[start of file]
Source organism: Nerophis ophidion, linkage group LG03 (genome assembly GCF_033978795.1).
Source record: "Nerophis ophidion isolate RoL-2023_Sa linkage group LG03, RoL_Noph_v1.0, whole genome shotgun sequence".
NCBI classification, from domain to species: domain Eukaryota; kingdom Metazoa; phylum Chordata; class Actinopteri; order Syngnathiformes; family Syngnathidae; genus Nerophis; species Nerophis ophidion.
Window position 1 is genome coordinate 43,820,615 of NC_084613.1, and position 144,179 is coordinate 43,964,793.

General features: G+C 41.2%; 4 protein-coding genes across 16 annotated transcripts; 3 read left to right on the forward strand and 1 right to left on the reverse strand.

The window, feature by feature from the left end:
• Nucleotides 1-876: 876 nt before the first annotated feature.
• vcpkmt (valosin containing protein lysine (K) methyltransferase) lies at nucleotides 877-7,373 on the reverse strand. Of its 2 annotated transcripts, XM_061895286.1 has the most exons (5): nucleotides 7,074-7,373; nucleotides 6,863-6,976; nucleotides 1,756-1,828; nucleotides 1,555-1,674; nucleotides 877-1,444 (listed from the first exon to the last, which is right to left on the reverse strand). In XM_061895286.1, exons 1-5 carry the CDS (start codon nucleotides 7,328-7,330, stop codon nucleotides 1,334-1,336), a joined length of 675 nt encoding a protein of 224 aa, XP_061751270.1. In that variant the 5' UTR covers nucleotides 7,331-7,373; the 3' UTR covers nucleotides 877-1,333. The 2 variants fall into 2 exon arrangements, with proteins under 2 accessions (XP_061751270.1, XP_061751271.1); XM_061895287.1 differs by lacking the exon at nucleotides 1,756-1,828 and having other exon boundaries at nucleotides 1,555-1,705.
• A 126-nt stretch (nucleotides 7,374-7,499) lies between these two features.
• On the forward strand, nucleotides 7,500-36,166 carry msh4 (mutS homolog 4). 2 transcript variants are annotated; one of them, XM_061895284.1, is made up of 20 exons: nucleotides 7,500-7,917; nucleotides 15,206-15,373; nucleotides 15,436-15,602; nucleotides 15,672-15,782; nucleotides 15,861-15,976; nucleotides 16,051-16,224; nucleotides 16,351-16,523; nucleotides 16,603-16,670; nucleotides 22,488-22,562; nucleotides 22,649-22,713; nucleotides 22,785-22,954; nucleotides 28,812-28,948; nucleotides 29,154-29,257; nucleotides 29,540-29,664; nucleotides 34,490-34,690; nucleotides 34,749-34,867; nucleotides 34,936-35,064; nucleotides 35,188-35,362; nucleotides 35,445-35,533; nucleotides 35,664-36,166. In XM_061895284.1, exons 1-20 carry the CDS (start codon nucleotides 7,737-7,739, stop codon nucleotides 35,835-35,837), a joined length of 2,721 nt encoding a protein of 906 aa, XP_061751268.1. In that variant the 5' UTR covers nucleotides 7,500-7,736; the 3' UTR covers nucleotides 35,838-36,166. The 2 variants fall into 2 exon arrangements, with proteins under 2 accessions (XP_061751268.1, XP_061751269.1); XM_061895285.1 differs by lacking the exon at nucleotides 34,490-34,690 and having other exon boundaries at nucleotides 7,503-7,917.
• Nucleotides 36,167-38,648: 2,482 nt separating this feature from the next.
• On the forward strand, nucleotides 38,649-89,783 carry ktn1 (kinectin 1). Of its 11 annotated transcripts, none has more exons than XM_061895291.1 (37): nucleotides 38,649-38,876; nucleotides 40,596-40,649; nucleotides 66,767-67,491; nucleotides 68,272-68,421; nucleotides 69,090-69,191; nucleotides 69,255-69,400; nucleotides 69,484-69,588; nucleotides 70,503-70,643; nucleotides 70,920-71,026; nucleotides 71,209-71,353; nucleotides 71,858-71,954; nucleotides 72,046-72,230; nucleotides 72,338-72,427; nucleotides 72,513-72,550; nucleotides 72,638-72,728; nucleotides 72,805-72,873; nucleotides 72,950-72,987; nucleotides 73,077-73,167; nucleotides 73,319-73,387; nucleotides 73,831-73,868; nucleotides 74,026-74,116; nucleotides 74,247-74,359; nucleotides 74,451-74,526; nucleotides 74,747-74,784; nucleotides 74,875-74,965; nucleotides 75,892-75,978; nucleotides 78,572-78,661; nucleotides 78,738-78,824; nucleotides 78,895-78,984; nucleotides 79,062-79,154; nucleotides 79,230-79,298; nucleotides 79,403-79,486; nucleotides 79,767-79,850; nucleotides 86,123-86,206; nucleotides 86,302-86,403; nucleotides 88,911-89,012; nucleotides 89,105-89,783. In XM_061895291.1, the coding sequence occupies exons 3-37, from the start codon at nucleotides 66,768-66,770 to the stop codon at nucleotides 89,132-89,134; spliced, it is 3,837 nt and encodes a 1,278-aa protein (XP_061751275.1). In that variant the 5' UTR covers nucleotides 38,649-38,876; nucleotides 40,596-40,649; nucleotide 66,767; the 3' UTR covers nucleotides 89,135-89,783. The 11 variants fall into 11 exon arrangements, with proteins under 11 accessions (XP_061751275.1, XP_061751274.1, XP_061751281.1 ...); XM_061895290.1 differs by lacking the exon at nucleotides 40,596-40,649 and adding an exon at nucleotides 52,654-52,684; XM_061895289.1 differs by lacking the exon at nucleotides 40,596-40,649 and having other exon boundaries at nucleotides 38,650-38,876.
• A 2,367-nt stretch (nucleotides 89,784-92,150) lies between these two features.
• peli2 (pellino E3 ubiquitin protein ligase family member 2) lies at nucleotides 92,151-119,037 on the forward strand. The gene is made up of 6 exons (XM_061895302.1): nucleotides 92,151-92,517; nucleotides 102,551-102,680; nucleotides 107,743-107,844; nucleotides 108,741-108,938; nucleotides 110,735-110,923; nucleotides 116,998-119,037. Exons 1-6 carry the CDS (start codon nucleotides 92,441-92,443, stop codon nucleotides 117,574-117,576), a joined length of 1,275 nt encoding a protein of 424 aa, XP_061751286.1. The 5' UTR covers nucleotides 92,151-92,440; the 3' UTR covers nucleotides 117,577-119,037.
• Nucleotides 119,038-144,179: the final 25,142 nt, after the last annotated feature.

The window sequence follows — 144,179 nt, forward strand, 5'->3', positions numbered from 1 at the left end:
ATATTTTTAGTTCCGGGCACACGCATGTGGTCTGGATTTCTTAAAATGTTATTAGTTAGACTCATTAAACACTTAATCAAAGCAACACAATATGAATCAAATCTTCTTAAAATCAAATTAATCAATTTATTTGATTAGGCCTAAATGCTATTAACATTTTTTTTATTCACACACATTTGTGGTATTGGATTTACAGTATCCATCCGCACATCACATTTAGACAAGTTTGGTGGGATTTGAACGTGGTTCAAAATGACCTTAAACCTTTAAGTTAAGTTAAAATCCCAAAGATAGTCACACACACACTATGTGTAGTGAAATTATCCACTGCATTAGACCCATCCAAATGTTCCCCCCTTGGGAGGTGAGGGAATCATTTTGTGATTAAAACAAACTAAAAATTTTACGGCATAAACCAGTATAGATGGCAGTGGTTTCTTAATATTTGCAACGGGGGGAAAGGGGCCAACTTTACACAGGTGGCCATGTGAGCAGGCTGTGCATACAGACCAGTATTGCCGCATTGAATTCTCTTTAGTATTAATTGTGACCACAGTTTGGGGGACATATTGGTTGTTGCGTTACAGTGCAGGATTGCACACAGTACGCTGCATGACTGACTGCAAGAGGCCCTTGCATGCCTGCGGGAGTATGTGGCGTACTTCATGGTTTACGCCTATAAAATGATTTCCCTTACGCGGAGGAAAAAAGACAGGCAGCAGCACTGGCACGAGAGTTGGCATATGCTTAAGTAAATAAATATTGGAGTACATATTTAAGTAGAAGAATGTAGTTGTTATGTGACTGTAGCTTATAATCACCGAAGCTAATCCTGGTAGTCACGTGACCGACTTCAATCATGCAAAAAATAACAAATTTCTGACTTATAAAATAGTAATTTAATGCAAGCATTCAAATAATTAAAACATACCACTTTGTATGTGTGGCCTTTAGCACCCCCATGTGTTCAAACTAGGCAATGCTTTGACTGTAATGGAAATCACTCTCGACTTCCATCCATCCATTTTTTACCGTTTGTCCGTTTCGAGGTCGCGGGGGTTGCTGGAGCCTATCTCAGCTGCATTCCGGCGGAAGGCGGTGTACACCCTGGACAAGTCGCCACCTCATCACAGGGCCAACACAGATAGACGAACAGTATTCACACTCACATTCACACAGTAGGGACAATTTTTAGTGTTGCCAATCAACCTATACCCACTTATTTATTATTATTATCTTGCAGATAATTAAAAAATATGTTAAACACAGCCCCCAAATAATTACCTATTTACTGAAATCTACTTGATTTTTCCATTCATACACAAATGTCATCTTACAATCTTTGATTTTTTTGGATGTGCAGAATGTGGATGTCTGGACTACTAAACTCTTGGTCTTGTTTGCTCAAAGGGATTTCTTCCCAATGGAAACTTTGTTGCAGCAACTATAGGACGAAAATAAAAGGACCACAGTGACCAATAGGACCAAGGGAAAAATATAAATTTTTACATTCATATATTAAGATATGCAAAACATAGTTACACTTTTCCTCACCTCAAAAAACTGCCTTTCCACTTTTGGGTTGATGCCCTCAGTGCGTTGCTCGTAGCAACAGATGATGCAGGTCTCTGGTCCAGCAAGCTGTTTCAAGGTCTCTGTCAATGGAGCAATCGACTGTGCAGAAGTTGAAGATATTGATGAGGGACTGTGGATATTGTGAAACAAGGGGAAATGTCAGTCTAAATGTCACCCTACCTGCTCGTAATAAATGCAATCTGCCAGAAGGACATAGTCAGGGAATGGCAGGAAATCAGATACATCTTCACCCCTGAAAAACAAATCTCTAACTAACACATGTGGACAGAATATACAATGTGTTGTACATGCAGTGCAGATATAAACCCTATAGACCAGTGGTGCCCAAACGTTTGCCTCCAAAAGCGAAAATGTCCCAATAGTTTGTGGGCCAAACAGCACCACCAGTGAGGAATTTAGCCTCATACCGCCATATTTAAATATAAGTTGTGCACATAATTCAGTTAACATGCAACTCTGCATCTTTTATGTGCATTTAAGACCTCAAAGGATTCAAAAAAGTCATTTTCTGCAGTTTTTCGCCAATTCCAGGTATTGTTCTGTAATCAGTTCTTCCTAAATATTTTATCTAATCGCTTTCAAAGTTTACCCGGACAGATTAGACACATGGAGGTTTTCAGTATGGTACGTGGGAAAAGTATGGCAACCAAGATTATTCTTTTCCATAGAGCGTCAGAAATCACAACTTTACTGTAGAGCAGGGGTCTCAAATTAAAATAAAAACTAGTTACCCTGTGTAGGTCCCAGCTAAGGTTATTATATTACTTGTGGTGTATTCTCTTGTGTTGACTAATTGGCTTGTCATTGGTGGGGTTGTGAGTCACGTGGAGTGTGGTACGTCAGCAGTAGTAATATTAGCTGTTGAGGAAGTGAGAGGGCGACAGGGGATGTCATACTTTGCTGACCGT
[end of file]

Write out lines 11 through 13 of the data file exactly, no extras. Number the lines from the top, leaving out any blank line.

• Nucleotides 36,167-38,648: 2,482 nt separating this feature from the next.
• On the forward strand, nucleotides 38,649-89,783 carry ktn1 (kinectin 1). Of its 11 annotated transcripts, none has more exons than XM_061895291.1 (37): nucleotides 38,649-38,876; nucleotides 40,596-40,649; nucleotides 66,767-67,491; nucleotides 68,272-68,421; nucleotides 69,090-69,191; nucleotides 69,255-69,400; nucleotides 69,484-69,588; nucleotides 70,503-70,643; nucleotides 70,920-71,026; nucleotides 71,209-71,353; nucleotides 71,858-71,954; nucleotides 72,046-72,230; nucleotides 72,338-72,427; nucleotides 72,513-72,550; nucleotides 72,638-72,728; nucleotides 72,805-72,873; nucleotides 72,950-72,987; nucleotides 73,077-73,167; nucleotides 73,319-73,387; nucleotides 73,831-73,868; nucleotides 74,026-74,116; nucleotides 74,247-74,359; nucleotides 74,451-74,526; nucleotides 74,747-74,784; nucleotides 74,875-74,965; nucleotides 75,892-75,978; nucleotides 78,572-78,661; nucleotides 78,738-78,824; nucleotides 78,895-78,984; nucleotides 79,062-79,154; nucleotides 79,230-79,298; nucleotides 79,403-79,486; nucleotides 79,767-79,850; nucleotides 86,123-86,206; nucleotides 86,302-86,403; nucleotides 88,911-89,012; nucleotides 89,105-89,783. In XM_061895291.1, the coding sequence occupies exons 3-37, from the start codon at nucleotides 66,768-66,770 to the stop codon at nucleotides 89,132-89,134; spliced, it is 3,837 nt and encodes a 1,278-aa protein (XP_061751275.1). In that variant the 5' UTR covers nucleotides 38,649-38,876; nucleotides 40,596-40,649; nucleotide 66,767; the 3' UTR covers nucleotides 89,135-89,783. The 11 variants fall into 11 exon arrangements, with proteins under 11 accessions (XP_061751275.1, XP_061751274.1, XP_061751281.1 ...); XM_061895290.1 differs by lacking the exon at nucleotides 40,596-40,649 and adding an exon at nucleotides 52,654-52,684; XM_061895289.1 differs by lacking the exon at nucleotides 40,596-40,649 and having other exon boundaries at nucleotides 38,650-38,876.
• A 2,367-nt stretch (nucleotides 89,784-92,150) lies between these two features.